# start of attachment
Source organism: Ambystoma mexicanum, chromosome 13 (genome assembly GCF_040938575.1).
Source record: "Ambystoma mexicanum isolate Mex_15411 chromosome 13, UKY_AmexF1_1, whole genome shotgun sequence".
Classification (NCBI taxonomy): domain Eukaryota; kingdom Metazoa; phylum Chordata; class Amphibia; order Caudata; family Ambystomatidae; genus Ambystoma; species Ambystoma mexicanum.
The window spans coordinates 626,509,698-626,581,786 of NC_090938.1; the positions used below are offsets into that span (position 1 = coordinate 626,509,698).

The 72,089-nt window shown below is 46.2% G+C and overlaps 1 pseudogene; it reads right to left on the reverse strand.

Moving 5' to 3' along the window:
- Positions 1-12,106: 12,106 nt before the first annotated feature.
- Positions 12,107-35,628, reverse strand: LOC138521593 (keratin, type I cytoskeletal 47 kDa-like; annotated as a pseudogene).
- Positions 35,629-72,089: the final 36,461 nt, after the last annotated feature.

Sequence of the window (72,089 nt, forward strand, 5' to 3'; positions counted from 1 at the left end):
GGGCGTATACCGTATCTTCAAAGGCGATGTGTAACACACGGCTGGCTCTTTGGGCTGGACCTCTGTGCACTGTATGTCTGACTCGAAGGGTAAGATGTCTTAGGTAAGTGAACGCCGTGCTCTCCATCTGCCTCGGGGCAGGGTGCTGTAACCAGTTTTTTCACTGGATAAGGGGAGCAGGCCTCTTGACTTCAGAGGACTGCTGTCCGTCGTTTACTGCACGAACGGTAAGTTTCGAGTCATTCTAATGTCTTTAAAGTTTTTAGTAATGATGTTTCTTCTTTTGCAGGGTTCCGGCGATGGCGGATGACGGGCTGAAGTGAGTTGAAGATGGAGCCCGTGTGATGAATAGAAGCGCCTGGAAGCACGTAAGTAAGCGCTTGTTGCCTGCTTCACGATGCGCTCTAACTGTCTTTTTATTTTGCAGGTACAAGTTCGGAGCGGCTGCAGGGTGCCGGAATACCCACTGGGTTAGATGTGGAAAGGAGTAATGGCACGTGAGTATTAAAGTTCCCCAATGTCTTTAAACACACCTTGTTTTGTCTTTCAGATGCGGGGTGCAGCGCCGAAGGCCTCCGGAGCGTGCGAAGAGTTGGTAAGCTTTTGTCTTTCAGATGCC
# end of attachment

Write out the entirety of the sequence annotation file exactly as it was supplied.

Source organism: Ambystoma mexicanum, chromosome 13 (genome assembly GCF_040938575.1).
Source record: "Ambystoma mexicanum isolate Mex_15411 chromosome 13, UKY_AmexF1_1, whole genome shotgun sequence".
Classification (NCBI taxonomy): domain Eukaryota; kingdom Metazoa; phylum Chordata; class Amphibia; order Caudata; family Ambystomatidae; genus Ambystoma; species Ambystoma mexicanum.
The window spans coordinates 626,509,698-626,581,786 of NC_090938.1; the positions used below are offsets into that span (position 1 = coordinate 626,509,698).

The 72,089-nt window shown below is 46.2% G+C and overlaps 1 pseudogene; it reads right to left on the reverse strand.

Moving 5' to 3' along the window:
- Positions 1-12,106: 12,106 nt before the first annotated feature.
- Positions 12,107-35,628, reverse strand: LOC138521593 (keratin, type I cytoskeletal 47 kDa-like; annotated as a pseudogene).
- Positions 35,629-72,089: the final 36,461 nt, after the last annotated feature.

Sequence of the window (72,089 nt, forward strand, 5' to 3'; positions counted from 1 at the left end):
GGGCGTATACCGTATCTTCAAAGGCGATGTGTAACACACGGCTGGCTCTTTGGGCTGGACCTCTGTGCACTGTATGTCTGACTCGAAGGGTAAGATGTCTTAGGTAAGTGAACGCCGTGCTCTCCATCTGCCTCGGGGCAGGGTGCTGTAACCAGTTTTTTCACTGGATAAGGGGAGCAGGCCTCTTGACTTCAGAGGACTGCTGTCCGTCGTTTACTGCACGAACGGTAAGTTTCGAGTCATTCTAATGTCTTTAAAGTTTTTAGTAATGATGTTTCTTCTTTTGCAGGGTTCCGGCGATGGCGGATGACGGGCTGAAGTGAGTTGAAGATGGAGCCCGTGTGATGAATAGAAGCGCCTGGAAGCACGTAAGTAAGCGCTTGTTGCCTGCTTCACGATGCGCTCTAACTGTCTTTTTATTTTGCAGGTACAAGTTCGGAGCGGCTGCAGGGTGCCGGAATACCCACTGGGTTAGATGTGGAAAGGAGTAATGGCACGTGAGTATTAAAGTTCCCCAATGTCTTTAAACACACCTTGTTTTGTCTTTCAGATGCGGGGTGCAGCGCCGAAGGCCTCCGGAGCGTGCGAAGAGTTGGTAAGCTTTTGTCTTTCAGATGCC